So, about that other confused scenario I mentioned. This one doesn’t come up as often, but when it does, it seems to be somewhat frequently missed.
This time, we’re talking about the exemption codified in 16 CFR 802.4, compellingly titled, “Acquisitions of voting securities or non-corporate interests in unincorporated entities holding certain assets the acquisition of which is exempt.”
The current conceptual form of 802.4 is one of the “newer” HSR rules and one that doesn’t seem to have completely sunk in sometimes. Okay, so “newer” means amended into substantially its current form in March 2005, which sounds like it wasn’t that long ago to my ears but is rapidly hurtling toward a full decade in the past. Great, now I feel old.
Anyway, to get back to how people sometimes forget to analyze whether 802.4 applies to their transactions, I remember a former colleague who was unhappy that the client needed to be told that no filing was necessary after all because they had forgotten about 802.4 (which then actually was pretty new). That sounded like good news to me, but the colleague was apparently concerned about looking as though they had made a mistake. Heck, if your only mistakes in life save the client time and money, I think you’re doing pretty well.
So what does 802.4 do and how can it be helpful? At the most basic level, 802.4 lets you look through the equity interests you’re buying, whether that’s voting securities (i.e., stock) or noncorporate interests (i.e., LLC or partnership units), and consider whether any of the assets held by the company you are buying are themselves exempt. If enough of them are such that the fair market value of the total pool of non-exempt assets you’re buying does not cross the lowest size of transaction threshold (currently $75.9 million), then you don’t have to file.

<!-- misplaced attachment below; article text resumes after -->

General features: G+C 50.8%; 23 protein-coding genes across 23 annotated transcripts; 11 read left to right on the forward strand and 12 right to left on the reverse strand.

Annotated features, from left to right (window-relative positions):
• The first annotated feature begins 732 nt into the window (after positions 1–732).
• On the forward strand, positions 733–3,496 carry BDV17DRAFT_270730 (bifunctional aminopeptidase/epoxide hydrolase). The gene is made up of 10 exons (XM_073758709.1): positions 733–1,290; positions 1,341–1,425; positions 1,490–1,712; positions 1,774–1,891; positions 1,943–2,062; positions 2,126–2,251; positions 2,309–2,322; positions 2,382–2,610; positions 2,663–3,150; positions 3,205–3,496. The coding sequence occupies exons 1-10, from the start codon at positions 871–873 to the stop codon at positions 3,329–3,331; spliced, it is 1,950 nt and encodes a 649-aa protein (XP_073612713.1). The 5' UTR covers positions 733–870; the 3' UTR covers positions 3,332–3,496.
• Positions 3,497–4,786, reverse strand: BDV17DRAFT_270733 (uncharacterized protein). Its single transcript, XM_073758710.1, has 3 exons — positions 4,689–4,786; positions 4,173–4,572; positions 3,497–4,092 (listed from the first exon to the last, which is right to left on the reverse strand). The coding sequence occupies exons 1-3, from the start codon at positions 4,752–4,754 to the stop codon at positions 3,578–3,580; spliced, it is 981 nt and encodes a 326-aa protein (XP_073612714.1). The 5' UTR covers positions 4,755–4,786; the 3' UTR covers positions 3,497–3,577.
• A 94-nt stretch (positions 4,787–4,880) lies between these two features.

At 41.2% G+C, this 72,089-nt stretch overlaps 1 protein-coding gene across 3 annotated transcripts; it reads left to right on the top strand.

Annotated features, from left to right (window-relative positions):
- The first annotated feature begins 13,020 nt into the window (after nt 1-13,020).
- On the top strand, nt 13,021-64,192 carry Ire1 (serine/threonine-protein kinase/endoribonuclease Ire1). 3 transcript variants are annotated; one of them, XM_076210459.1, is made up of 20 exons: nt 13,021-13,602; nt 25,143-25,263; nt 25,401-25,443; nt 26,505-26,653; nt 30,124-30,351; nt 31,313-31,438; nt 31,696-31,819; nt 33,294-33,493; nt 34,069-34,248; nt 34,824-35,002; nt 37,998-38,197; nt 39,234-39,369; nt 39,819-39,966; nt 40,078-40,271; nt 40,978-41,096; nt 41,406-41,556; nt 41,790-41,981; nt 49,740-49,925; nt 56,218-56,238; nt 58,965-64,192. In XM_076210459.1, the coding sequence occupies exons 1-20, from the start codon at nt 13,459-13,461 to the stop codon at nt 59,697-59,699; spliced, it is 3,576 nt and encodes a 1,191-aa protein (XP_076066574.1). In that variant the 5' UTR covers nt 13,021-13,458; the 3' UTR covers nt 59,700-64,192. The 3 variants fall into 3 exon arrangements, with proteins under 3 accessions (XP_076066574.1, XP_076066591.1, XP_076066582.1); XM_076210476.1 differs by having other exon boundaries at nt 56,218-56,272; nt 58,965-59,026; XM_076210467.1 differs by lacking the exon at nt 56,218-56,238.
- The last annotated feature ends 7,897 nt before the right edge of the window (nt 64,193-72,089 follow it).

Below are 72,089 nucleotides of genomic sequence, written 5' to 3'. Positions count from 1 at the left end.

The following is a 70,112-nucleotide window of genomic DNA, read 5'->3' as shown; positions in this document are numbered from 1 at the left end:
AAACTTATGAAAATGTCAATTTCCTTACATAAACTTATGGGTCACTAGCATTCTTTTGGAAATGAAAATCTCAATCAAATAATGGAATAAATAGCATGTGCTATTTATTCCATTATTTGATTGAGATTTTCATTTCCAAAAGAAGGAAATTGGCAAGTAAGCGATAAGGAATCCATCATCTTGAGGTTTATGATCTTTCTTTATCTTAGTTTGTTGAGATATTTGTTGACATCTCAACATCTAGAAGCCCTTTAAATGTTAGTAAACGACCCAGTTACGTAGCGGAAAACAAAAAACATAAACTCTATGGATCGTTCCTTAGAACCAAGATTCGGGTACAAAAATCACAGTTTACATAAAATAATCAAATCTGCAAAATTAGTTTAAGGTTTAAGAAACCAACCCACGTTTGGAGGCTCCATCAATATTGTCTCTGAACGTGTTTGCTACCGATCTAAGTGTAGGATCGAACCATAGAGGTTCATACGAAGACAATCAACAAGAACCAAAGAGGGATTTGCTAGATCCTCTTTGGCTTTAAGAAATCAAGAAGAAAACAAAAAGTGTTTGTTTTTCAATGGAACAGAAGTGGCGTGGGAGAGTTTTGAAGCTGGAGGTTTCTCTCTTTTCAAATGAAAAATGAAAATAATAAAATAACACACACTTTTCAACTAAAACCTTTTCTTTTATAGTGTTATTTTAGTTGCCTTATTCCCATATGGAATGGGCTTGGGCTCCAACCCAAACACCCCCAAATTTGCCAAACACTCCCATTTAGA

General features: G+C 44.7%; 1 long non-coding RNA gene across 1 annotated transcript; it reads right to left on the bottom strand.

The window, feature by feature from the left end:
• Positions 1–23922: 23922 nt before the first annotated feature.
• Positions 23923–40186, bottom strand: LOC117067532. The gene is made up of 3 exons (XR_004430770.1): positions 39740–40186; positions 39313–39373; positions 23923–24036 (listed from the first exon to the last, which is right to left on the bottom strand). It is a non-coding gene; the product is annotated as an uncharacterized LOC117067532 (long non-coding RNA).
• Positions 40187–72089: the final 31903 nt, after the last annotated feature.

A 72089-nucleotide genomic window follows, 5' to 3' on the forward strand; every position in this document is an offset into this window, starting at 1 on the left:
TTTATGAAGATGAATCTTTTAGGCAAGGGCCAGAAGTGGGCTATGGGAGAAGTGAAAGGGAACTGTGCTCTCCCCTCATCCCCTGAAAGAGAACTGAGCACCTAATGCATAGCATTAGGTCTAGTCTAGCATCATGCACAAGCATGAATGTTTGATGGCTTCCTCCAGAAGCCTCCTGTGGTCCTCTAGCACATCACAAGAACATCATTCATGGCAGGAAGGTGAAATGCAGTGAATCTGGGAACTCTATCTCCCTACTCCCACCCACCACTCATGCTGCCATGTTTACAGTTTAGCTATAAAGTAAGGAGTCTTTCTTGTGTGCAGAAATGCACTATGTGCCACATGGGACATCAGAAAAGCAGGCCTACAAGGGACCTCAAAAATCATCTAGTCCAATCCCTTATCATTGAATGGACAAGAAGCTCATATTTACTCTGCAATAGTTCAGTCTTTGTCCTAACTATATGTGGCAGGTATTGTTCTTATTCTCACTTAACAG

Okay, that was a lot of words that probably don’t make a whole lot of sense, so let’s talk about an example. Let’s say you’re planning to pay $80 million in cash for Snyder’s Retro-Spinning Neon Widget Corp, a privately held company. Because you’re paying $80 million in cash up front, the size of the transaction is $80 million, so at first glance, you’d have to file unless you can up with an exemption. But 802.4 says that we don’t have to stop there. We can look at the target’s assets, and, if acquiring them directly would be exempt, exclude them from the value of the deal. So we have to look at Snyder’s books to determine what its assets are. Then we need to assign a fair market value to all of those assets, add up those values, exclude any exempt assets and then ask whether what’s left is worth more than $75.9 million. (I wasn’t aware of it until I ran a web search, but it seems the FTC even has a helpful little explanation of how to apply the rule.)
So let’s say in our hypothetical that we do that for Snyder’s and discover that it holds $4 million in cash and $2 million in Google stock in addition to all of the business assets that you’re planning to acquire. The cash is super easy to value, obviously. The Google stock is publicly traded too, so that’s easy to get a fair market value on. It’s probably fair to conclude that the business assets aren’t worth any more than the $80 million you’re paying over all. So do we have to file?
Well, the HSR Act says that cash shall not be considered an asset of the person from which it’s acquired (language that’s explicitly cited in 802.4), so we can exclude that as exempt. So now we’re down to non-exempt assets worth no more than $76 million. What about that Google stock?
Well, 802.4 says, “The value of voting or non-voting securities of any other issuer or interests in any unincorporated entity not included within the acquired issuer or unincorporated entity does not count toward the $50 million (as adjusted) limitation for non-exempt assets.”
Google stock is a voting security. It would only be “included within” Snyder’s as the acquired issuer if Snyder’s “controlled” Google, as defined in the HSR rules. Control of a corporation is defined as holding 50% or more of its voting securities or having the right to appoint 50% or more of its board of directors. Last time I checked, Google had a market cap north of $4 million, so as long as we’re sure Snyder’s doesn’t have the power to appoint half of its board (yeah, right), we can exclude that $2 million in stock as well and reach a total value of non-exempt assets of no more than $74 million. We don’t have to file!